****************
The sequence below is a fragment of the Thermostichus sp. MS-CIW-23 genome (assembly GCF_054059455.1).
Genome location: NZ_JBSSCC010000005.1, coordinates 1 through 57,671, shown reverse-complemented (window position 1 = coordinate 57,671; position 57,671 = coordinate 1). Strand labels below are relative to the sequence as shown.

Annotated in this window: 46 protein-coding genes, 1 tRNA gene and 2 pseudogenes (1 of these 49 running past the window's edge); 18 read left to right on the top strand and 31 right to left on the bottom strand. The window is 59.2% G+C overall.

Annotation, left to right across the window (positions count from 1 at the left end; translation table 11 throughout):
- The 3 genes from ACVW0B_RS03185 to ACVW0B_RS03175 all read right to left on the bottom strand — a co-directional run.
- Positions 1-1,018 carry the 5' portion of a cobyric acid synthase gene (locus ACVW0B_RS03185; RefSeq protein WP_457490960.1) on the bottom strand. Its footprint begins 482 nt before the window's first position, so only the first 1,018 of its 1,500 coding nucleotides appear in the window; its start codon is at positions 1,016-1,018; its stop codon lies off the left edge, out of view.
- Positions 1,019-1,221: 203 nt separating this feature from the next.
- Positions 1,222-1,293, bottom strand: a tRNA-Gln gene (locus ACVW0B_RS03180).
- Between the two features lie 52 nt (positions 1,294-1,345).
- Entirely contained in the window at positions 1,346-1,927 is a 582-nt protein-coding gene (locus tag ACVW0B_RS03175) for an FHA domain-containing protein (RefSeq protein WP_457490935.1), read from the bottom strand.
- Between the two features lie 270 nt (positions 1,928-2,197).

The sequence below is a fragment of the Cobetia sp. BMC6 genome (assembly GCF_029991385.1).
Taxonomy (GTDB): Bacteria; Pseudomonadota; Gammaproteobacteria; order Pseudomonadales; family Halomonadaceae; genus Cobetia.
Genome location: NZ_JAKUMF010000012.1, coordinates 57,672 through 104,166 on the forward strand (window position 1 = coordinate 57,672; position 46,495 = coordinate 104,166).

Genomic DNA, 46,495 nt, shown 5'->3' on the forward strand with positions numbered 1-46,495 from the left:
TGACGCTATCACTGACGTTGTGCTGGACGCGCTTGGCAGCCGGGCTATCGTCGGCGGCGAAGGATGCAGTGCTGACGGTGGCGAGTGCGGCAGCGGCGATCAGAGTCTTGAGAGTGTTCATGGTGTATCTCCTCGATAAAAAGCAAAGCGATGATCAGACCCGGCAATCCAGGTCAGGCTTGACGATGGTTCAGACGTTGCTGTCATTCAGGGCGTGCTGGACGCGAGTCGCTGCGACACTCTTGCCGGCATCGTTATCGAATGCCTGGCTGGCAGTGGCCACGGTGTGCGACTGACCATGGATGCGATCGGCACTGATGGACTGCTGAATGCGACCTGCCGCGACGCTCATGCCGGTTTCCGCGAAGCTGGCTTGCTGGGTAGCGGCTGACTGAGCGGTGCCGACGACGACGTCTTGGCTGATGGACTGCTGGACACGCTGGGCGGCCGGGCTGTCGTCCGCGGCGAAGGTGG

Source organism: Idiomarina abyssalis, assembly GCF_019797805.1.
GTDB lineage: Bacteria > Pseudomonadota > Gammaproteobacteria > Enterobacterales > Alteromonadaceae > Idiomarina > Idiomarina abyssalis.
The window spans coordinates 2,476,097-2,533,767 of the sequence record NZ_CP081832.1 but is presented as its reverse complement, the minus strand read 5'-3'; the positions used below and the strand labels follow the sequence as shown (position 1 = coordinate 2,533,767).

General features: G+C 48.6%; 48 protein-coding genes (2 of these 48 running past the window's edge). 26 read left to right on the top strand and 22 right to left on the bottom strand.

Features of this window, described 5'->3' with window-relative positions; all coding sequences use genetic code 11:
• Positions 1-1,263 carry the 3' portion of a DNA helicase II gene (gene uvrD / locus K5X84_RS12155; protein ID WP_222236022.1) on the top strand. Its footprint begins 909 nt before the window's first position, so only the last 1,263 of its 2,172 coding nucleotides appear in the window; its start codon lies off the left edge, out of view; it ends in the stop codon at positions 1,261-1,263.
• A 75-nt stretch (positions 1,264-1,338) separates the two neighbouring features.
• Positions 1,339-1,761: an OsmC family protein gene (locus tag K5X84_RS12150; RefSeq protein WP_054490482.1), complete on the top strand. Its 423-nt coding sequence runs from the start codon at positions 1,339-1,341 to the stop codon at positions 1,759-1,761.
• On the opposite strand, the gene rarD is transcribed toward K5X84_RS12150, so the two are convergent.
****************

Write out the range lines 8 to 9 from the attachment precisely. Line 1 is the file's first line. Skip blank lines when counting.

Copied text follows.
- Positions 1,222-1,293, bottom strand: a tRNA-Gln gene (locus ACVW0B_RS03180).
- Between the two features lie 52 nt (positions 1,294-1,345).